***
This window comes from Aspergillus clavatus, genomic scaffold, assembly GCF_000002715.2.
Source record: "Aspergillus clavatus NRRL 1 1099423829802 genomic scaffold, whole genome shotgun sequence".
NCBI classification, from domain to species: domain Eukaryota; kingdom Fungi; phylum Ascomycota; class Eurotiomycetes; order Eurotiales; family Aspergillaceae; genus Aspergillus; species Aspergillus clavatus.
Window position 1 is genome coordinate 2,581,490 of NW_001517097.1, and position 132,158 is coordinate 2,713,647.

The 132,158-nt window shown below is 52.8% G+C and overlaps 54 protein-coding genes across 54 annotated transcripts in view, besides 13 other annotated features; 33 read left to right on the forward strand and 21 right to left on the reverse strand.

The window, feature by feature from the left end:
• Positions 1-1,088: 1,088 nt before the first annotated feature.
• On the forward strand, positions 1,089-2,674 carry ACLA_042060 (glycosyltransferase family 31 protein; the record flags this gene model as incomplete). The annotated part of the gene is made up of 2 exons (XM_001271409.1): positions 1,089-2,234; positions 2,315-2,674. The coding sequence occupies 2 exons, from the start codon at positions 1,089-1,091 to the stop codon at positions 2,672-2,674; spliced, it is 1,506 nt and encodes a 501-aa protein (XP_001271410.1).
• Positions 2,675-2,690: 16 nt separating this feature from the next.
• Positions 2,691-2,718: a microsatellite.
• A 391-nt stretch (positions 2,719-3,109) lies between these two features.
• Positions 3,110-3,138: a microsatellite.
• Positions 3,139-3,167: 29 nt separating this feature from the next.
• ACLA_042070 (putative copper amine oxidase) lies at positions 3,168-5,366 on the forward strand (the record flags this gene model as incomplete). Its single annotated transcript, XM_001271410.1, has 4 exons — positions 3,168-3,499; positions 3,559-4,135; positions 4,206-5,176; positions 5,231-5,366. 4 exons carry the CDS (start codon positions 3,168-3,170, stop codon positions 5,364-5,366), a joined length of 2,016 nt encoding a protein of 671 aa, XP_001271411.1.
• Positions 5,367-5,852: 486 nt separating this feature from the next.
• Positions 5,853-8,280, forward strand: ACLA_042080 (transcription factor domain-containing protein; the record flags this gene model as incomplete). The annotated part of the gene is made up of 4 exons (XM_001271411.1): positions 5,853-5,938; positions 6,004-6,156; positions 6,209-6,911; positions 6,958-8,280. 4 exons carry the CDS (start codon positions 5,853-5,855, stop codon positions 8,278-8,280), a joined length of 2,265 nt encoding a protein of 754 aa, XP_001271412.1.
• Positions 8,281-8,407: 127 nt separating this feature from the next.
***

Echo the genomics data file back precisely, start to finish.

This window comes from Aspergillus clavatus, genomic scaffold, assembly GCF_000002715.2.
Source record: "Aspergillus clavatus NRRL 1 1099423829802 genomic scaffold, whole genome shotgun sequence".
NCBI classification, from domain to species: domain Eukaryota; kingdom Fungi; phylum Ascomycota; class Eurotiomycetes; order Eurotiales; family Aspergillaceae; genus Aspergillus; species Aspergillus clavatus.
Window position 1 is genome coordinate 2,581,490 of NW_001517097.1, and position 132,158 is coordinate 2,713,647.

The 132,158-nt window shown below is 52.8% G+C and overlaps 54 protein-coding genes across 54 annotated transcripts in view, besides 13 other annotated features; 33 read left to right on the forward strand and 21 right to left on the reverse strand.

The window, feature by feature from the left end:
• Positions 1-1,088: 1,088 nt before the first annotated feature.
• On the forward strand, positions 1,089-2,674 carry ACLA_042060 (glycosyltransferase family 31 protein; the record flags this gene model as incomplete). The annotated part of the gene is made up of 2 exons (XM_001271409.1): positions 1,089-2,234; positions 2,315-2,674. The coding sequence occupies 2 exons, from the start codon at positions 1,089-1,091 to the stop codon at positions 2,672-2,674; spliced, it is 1,506 nt and encodes a 501-aa protein (XP_001271410.1).
• Positions 2,675-2,690: 16 nt separating this feature from the next.
• Positions 2,691-2,718: a microsatellite.
• A 391-nt stretch (positions 2,719-3,109) lies between these two features.
• Positions 3,110-3,138: a microsatellite.
• Positions 3,139-3,167: 29 nt separating this feature from the next.
• ACLA_042070 (putative copper amine oxidase) lies at positions 3,168-5,366 on the forward strand (the record flags this gene model as incomplete). Its single annotated transcript, XM_001271410.1, has 4 exons — positions 3,168-3,499; positions 3,559-4,135; positions 4,206-5,176; positions 5,231-5,366. 4 exons carry the CDS (start codon positions 3,168-3,170, stop codon positions 5,364-5,366), a joined length of 2,016 nt encoding a protein of 671 aa, XP_001271411.1.
• Positions 5,367-5,852: 486 nt separating this feature from the next.
• Positions 5,853-8,280, forward strand: ACLA_042080 (transcription factor domain-containing protein; the record flags this gene model as incomplete). The annotated part of the gene is made up of 4 exons (XM_001271411.1): positions 5,853-5,938; positions 6,004-6,156; positions 6,209-6,911; positions 6,958-8,280. 4 exons carry the CDS (start codon positions 5,853-5,855, stop codon positions 8,278-8,280), a joined length of 2,265 nt encoding a protein of 754 aa, XP_001271412.1.
• Positions 8,281-8,407: 127 nt separating this feature from the next.